I’m not ‘confined to’ or ‘imprisoned by’ a wheelchair. I can’t walk and am therefore ‘liberated by’ my chair.  – Steve Gleason

While many may see a power wheelchair as a sign of disability, a properly fitted wheelchair can provide an individual with functional mobility, postural support and access to their environment.

The Team Gleason Power Wheelchair Guide is focused on providing individuals living with ALS the information needed to feel empowered to advocate for themselves during the wheelchair evaluation and beyond.

When any daily activities are limited or impossible to complete because of fear of falling or fatigue (regardless of whether it is muscle fatigue or difficulty with breathing), it is time to consider a mobility aid. Additionally, if the task takes an unreasonable amount of time or includes any danger of injury, it is possibly time to consider a mobility aid. Talk to your medical team, including your Neurologist to help identify what you need to support your activities.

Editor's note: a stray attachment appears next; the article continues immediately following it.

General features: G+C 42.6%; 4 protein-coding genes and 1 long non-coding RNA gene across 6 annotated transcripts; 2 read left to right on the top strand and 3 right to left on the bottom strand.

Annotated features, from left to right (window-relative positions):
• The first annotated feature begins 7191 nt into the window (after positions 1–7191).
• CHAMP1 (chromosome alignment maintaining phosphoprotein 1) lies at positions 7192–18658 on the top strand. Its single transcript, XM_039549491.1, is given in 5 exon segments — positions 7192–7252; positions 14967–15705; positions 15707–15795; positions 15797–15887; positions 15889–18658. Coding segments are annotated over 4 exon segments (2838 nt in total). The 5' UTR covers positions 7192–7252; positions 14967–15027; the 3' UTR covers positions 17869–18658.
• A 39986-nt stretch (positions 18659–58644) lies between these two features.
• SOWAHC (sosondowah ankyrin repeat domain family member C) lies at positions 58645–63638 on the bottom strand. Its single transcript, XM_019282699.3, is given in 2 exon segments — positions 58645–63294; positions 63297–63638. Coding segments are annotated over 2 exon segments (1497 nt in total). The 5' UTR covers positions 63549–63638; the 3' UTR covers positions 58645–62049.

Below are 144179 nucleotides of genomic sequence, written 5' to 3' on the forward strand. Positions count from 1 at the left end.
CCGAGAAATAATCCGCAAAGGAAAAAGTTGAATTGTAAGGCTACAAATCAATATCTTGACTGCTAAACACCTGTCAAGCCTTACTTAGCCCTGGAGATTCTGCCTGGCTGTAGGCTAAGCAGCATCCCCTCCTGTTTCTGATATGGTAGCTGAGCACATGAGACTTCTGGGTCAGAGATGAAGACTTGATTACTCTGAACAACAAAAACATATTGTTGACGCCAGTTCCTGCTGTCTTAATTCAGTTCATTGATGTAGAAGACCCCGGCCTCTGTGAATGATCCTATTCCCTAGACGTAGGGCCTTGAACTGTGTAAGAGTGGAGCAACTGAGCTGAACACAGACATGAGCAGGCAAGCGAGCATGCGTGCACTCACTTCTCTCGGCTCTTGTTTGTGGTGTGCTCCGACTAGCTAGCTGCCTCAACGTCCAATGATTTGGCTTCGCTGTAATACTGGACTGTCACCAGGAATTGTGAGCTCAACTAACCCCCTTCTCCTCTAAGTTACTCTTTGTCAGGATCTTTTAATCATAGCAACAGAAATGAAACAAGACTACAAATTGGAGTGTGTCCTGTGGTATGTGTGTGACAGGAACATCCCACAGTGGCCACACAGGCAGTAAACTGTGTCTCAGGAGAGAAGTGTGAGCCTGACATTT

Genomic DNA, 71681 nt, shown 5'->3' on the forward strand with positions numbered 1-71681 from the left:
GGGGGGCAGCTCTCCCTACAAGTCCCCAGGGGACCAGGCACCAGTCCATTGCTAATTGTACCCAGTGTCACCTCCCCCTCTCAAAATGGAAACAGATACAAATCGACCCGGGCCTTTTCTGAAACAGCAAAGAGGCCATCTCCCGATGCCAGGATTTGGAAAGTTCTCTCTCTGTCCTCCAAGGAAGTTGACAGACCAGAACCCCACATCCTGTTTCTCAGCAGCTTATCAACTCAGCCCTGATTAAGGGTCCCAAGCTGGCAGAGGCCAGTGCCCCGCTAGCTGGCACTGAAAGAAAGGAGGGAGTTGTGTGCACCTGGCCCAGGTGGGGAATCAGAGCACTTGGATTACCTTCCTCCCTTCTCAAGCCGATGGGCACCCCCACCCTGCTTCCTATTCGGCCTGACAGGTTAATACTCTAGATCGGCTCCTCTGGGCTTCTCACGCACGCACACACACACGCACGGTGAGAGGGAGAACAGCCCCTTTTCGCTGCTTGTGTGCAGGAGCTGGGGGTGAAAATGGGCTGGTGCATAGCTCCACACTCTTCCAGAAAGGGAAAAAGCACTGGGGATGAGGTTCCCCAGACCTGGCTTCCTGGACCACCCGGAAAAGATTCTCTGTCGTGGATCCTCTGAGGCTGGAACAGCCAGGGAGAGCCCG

Mobility aids can be anything from canes and walkers to power wheelchairs with multiple power seating options. As ALS is progressive, each individual may find themselves using different mobility aids at different times. That being said, it is important to note that insurance will typically only cover the cost of one mobility-related piece of durable medical equipment every 5 years, so it may be beneficial to use grants or a local loan closet to acquire some of the smaller devices while maintaining insurance coverage for the full power wheelchair purchase.

This guide will help an individual find the wheelchair that fits their unique needs and desires.

Watch a Power Wheelchair Fitting

Watch Numotion ATP, Jeff Cosentino, fit Roger in his first power wheelchair.